Thursday, March 25, 2010

Ruby Slippers: Mexico City and The Russian Play

Last night I was invited to attend the Opening Night of two plays by Hannah Moscovitch, the 2009 Governor General nominated playwright for East of Berlin. I unfortunately didn’t get to see East of Berlin when it was here but I’ve heard nothing but rave reviews since. So I was looking forward to seeing this evening of one-acts very much and I was not disappointed. In this case, Moscovitch has penned two very witty yet poignant one-act plays, Mexico City and The Russian Play that not only break the fourth wall but shatter it to pieces.

In Mexico City the audience is greeted by a young couple on their nitty-gritty Mexican vacation. Not the package tour kind. No, they want to see “the real Mexico”. What makes this 25-minute gem so wonderful is that the actors speak mainly to the audience, in third person, except for at the very end. It is this disconnect that makes the whole husband-and-wife-bickering bit so great. They eat street food. They get lost. They end up caught in a rainstorm. They get annoyed with each other but in the end they kiss and makeup.

This same dry wit follows through into The Russian Play. Within the first few minutes the narrator and leading character, Sonya, immediately plays with the audiences pre-conceived ideas about Russian literature and the types of stories that we’ve come to expect from the likes of Chekov or Tolstoy. And, like Mexico City, Sonya speaks to the audience. Not only does she speak to the audience but she also refers to her story as a play. Definitely no fourth wall here. And, the way she tells her story is both hysterical and poignant. Colombe Demers who portrays Sonya is absolutely incredible as she flips back and forth between the narrator of her story and the voice of Sonya re-living the events of her life.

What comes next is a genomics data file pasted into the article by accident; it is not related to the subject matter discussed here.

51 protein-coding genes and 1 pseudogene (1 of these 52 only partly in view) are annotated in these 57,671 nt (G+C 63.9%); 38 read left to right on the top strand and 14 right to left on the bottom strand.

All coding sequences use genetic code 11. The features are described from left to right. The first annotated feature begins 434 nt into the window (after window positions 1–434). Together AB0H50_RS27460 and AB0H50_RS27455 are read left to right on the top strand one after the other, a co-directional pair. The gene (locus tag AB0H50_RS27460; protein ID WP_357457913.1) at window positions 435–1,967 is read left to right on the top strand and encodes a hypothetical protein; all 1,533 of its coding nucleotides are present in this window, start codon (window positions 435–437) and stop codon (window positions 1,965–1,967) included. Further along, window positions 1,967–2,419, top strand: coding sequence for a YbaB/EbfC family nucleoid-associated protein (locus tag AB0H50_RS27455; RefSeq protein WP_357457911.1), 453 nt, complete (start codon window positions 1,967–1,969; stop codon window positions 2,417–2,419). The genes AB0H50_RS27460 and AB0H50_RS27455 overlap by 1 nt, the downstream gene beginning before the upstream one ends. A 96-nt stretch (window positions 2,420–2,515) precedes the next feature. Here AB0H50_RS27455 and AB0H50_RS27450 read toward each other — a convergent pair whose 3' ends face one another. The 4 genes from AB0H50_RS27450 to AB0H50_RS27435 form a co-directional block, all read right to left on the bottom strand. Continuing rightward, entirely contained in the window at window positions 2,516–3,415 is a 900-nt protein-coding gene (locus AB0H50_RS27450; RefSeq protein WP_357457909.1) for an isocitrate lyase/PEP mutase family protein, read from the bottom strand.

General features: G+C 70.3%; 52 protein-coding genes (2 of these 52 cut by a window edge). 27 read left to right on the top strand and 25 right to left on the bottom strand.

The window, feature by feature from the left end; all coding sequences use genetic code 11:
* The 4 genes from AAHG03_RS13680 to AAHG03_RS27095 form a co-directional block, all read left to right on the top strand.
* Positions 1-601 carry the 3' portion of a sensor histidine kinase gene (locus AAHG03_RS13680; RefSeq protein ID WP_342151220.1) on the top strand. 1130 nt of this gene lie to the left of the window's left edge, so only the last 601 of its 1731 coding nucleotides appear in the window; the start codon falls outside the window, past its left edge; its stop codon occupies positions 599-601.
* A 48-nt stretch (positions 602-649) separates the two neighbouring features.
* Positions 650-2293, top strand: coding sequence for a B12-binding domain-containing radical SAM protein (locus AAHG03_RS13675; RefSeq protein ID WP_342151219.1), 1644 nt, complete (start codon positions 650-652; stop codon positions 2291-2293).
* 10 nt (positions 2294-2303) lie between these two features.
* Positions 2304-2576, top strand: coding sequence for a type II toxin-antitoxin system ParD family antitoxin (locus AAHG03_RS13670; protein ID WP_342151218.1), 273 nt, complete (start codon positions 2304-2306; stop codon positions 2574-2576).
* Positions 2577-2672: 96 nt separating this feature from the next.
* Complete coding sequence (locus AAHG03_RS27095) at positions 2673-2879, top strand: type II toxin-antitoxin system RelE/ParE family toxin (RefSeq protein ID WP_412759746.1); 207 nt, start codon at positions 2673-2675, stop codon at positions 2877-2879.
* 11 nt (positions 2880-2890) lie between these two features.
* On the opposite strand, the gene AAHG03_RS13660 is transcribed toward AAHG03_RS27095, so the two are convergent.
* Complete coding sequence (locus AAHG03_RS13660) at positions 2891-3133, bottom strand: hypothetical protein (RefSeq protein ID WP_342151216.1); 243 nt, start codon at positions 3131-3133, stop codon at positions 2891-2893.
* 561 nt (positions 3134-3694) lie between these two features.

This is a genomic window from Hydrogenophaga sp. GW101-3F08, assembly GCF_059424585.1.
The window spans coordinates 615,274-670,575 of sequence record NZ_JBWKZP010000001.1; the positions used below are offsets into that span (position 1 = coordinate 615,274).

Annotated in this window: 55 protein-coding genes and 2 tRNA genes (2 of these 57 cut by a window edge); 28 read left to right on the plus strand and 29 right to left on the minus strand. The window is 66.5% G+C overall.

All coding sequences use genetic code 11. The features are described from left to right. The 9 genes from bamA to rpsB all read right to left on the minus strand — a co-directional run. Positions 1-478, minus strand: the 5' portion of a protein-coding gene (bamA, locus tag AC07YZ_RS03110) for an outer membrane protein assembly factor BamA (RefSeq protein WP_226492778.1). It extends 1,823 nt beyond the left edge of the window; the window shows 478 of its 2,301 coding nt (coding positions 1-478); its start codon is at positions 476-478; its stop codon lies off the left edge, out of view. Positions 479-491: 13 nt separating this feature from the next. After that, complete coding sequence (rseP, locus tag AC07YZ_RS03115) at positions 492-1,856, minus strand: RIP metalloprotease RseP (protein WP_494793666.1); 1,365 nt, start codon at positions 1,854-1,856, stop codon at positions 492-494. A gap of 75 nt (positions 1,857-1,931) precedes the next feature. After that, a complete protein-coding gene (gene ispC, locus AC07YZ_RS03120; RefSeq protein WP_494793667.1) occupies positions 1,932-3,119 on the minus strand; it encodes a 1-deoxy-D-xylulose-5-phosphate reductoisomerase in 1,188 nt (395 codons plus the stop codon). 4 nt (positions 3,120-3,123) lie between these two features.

The stage was basically bare for both Mexico City and The Russian Play. Rather the mood and atmosphere were defined by lighting and sound. I especially enjoyed the Violinist (played by Tessa Cameron) in The Russian Play and how the music would heart-breakingly punctuate certain scenes. It goes to show you that good stories speak for themselves. The words created by the playwright allow us to imagine the setting and to me it was crystal clear.

Presented by Ruby Slippers and a production of 2b Theatre Company, Mexico City and The Russian Play are on stage together at Performance Works every night until this Sunday, March 28th with 2pm matinees on Saturday and Sunday. If you are interested in checking out one of Canada’s hot young writers (she’s only 30) you can get your tickets at

(photo's courtesy of Ellie O'Day)

~Sabrina Evertt
Artistic Producer

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